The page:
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British journalist released from Gaza jail

March 11, 2010 12:24 P.M. (Updated: March 12, 2010 9:56 P.M.)
Gaza – Ma'an – A British journalist who was accused of threatening state security in the Gaza Strip was released without charge and deported to Israel on Thursday, after nearly a month in a Palestinian jail.

"I've been through a lot in the past few days and weeks," documentary filmmaker Paul Martin said upon arriving at the Erez crossing with Israel, speaking at a news conference during which he termed his release "a great victory for freedom of the media."

Martin was detained on 14 February and interrogated by Hamas-allied intelligence officers over interviews he was conducting with Palestinians accused of collaborating with Israel. No formal charges were ever announced.

A military court extended his detention by 15 days on 1 March, at which time the de facto Ministry of Interior insisted the journalist was being treated in accordance with international law. On Thursday, however, the attorney general in Gaza ordered his release.

"The government responded to international appeals by media figures, politicians and foreigners for the release of the journalist," said Ahmad Yousef, undersecretary of the de facto Ministry of Foreign Affairs. Martin was released and deported without charge, Yousef said.

Senior Hamas leader Mahmoud Zahhar said the journalist's release came in response to demands by locally based South African and British diplomats. The European Union was also involved, he told reporters at his home.

But Zahhar insisted Martin's arrest and deportation were legally permissible, provoked by "serious security issues."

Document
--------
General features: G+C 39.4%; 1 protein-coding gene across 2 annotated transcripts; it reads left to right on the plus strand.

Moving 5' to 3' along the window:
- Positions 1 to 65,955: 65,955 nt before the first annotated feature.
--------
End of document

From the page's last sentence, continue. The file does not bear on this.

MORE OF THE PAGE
Among the allegations, the Hamas leader said, were that Martin "sought to distort the image of Palestinians by going to tunnels, trying to prove that Hamas smuggles weapons, that we used children as human shields during the war -- none of which he could substantiate."

Zahhar also pointed out that the journalist was never denied access to a lawyer or consular officials.

Martin is believed to be the first foreign national to be arrested since Hamas took full control of Gaza in 2007. The de facto government has since insisted that the detention was a unique case, and that foreign journalists are otherwise welcome in the coastal enclave.

Gaza police have been tight-lipped about the investigation, preventing reporters from attending a hearing to extend Martin's term in jail, as increasing concern mounted in the international and journalistic community.

"We welcome the release of Paul Martin. However, the circumstances of his arrest and detention remain a cause for grave concern - in particular, the fact that the charges against him were never made public," said David Dadge, director of the International Press Institute, in a statement.

"The court hearings were held behind closed doors, and he was held incommunicado for 26 days. Incidents like this are likely to serve as a deterrent for any journalists considering visiting Gaza for their work, and they are particularly damaging to the reputation of Hamas, which claims to be a legitimate governing body," he added.
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